Wednesday, 20 March 2013

Getting accounting right

Like a lot of people running small businesses or who are self employed, I've always struggled with accounting software. Frankly it's too complicated. By far. It's designed for accountants, not human beings.

When I first set up my own business I did look at the accounting software on offer, but it had two big problems. Not only would I have to get a finance degree to understand it, frankly it was from the dark ages. I have always provided invoices electronically, first to computing magazines, who not surprisingly were early adopters, and more recently to pretty well everyone. Yet the accounting packages I looked at insisted on working on paper. Groan.

So I wrote my own system in Microsoft's Access database. It did the job, and was very much tailored to my business, but it got creaky over the years, not helped by the fact that I never successfully managed to update it for more recent versions of Access, so I had to keep a copy of a circa 1997 version around to make my accounts work.

Somewhat over a year ago I decided enough was enough and hoped against hope that accounting software had moved on. The good news was all the packages now handled electronic invoices... but all the computer-based packages still required membership of the Freemasons and a certificate in accounting terminology to be able to use them. To make matters worse, I knew I was going to cut my main computer over to a Mac fairly soon, and not all the packages ran on that.

My saviour, bizarrely, was one of the crustiest of the old guard, Sage. I did take a look at their PC-based software, but it is still a mega dinosaur. However they had just brought out Sage One, which is a web-based package, and I confess I love it. I've been using it about 18 months. It does all I need, but in an accessible way (if your accounts are even simpler than mine, they have a really basic 'cashbook' version too). I can access it wherever I am - and my accountant can dig into it direct and furkle around with all those accountanty things they do with one trouser leg rolled up. It even does VAT returns if you suffer those.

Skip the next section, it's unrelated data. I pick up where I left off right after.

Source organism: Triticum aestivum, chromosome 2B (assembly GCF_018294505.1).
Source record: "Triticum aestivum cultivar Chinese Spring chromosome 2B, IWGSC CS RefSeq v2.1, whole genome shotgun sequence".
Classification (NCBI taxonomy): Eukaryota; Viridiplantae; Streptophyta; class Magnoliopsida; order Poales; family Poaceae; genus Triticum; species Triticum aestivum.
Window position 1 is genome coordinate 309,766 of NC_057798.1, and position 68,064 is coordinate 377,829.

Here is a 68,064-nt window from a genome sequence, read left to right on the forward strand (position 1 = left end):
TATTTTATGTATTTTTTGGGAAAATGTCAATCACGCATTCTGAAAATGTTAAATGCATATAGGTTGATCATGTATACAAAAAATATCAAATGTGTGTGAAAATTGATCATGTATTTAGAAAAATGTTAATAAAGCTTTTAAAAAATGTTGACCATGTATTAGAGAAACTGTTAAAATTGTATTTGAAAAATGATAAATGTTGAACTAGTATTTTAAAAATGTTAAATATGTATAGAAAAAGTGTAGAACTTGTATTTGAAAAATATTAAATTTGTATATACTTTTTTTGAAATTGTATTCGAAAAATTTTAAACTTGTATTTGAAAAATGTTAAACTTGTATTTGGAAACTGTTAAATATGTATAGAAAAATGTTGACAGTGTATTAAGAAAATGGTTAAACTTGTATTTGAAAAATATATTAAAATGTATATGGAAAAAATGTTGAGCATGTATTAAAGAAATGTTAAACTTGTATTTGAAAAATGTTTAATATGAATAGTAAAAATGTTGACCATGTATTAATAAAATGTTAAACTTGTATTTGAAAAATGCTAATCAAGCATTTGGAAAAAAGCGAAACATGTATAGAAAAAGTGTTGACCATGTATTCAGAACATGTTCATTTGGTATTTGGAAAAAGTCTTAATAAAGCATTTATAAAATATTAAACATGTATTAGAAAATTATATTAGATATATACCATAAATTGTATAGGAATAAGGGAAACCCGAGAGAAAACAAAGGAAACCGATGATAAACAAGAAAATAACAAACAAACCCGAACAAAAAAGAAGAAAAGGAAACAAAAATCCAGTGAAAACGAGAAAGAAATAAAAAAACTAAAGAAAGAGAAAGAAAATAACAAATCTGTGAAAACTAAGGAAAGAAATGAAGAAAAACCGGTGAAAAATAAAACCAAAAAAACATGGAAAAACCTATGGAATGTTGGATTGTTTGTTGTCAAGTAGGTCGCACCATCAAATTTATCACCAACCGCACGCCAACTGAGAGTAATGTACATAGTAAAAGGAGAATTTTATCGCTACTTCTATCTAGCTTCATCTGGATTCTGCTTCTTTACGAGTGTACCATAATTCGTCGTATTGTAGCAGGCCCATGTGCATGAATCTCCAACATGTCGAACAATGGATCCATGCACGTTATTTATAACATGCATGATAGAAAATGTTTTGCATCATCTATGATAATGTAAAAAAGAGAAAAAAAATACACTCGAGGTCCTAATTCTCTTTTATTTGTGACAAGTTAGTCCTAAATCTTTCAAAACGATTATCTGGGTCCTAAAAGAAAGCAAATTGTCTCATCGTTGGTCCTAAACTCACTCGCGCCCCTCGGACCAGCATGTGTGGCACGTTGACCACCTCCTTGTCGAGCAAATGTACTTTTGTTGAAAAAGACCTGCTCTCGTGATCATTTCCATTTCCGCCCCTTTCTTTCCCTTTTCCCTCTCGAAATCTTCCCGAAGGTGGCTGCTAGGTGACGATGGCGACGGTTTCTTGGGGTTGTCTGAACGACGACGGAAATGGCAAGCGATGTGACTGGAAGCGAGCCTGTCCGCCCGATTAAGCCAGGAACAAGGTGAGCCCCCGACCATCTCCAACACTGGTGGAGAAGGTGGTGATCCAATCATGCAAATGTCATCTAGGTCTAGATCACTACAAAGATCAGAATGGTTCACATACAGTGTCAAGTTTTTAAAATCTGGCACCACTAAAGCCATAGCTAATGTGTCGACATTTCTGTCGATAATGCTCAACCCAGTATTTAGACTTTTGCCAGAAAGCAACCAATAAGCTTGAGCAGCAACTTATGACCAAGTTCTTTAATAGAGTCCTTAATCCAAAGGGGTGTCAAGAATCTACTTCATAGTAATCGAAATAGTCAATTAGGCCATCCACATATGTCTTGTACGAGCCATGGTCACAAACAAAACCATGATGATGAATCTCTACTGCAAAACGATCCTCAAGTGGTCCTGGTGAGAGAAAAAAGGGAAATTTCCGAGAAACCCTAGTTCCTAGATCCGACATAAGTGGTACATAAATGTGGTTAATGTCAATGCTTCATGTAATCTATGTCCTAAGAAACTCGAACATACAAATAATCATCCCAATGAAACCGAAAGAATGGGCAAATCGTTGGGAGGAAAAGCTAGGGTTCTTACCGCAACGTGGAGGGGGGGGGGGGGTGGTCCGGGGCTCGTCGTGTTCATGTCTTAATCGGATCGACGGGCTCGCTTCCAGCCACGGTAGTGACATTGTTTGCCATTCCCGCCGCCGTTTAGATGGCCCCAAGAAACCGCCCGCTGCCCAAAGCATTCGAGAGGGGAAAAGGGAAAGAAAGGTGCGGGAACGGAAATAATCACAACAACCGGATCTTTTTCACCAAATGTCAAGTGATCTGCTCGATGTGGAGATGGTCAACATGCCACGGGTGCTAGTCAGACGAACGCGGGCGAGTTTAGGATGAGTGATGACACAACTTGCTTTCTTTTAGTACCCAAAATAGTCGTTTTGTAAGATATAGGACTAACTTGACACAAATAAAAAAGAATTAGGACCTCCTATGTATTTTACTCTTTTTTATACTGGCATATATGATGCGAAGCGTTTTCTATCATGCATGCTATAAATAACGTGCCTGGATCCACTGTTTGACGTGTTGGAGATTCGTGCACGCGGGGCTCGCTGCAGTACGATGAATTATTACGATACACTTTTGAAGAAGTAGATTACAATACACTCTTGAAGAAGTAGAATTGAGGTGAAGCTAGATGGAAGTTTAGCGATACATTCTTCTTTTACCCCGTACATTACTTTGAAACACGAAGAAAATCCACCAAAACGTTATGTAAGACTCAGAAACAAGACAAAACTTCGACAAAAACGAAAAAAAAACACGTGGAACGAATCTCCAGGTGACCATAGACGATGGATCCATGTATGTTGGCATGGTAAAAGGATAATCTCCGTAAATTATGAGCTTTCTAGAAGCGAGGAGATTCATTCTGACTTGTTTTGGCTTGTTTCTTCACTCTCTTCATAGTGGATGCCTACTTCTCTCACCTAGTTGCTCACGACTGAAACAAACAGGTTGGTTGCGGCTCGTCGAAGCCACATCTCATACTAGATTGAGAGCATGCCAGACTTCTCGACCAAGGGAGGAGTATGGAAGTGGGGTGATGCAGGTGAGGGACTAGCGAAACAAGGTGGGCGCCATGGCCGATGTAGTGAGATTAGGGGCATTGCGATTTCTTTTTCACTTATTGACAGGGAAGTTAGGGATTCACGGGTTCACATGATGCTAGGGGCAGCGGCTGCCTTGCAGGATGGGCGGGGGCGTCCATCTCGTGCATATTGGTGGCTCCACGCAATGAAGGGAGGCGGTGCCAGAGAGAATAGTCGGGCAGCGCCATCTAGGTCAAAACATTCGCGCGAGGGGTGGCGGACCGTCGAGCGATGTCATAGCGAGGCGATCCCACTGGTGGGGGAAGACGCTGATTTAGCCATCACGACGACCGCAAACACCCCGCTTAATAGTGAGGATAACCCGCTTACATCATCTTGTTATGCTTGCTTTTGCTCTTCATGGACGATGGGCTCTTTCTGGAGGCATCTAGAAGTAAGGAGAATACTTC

Like anything doing a biggish job it takes a little while to get into, but I am now on top of my accounts in a way I never was before and it takes very little time. I pay £10+VAT a month for it, but the accountant assures me that their bill for doing my annual return will drop by more than £120 as a result of them having access to it - so it pays for itself.

It's not perfect. There could be a much wider range of reports, for instance, and as yet the VAT side needs a bit of manual assistance of you do anything complicated like buy something from outside the UK. But it really has made doing the accounts, dare I say it, almost fun. Now that is worrying.

You can find out more about Sage One at this website - and there's a month's free trial, which is what I did, to see if it works for you...


  1. Thanks for sharing this! This would really be helpful for small businesses that don’t have the resources to get a full-time accountant at their disposal. It looks easy enough to understand, once you’ve tinkered with it for a while. The fact that it’s web-based means that I can use it across platforms, so I can access it through the office PC, or even on my Tablet when I am at home.

    Sansone Conti

  2. Indeed - I quite often access it from my iPad.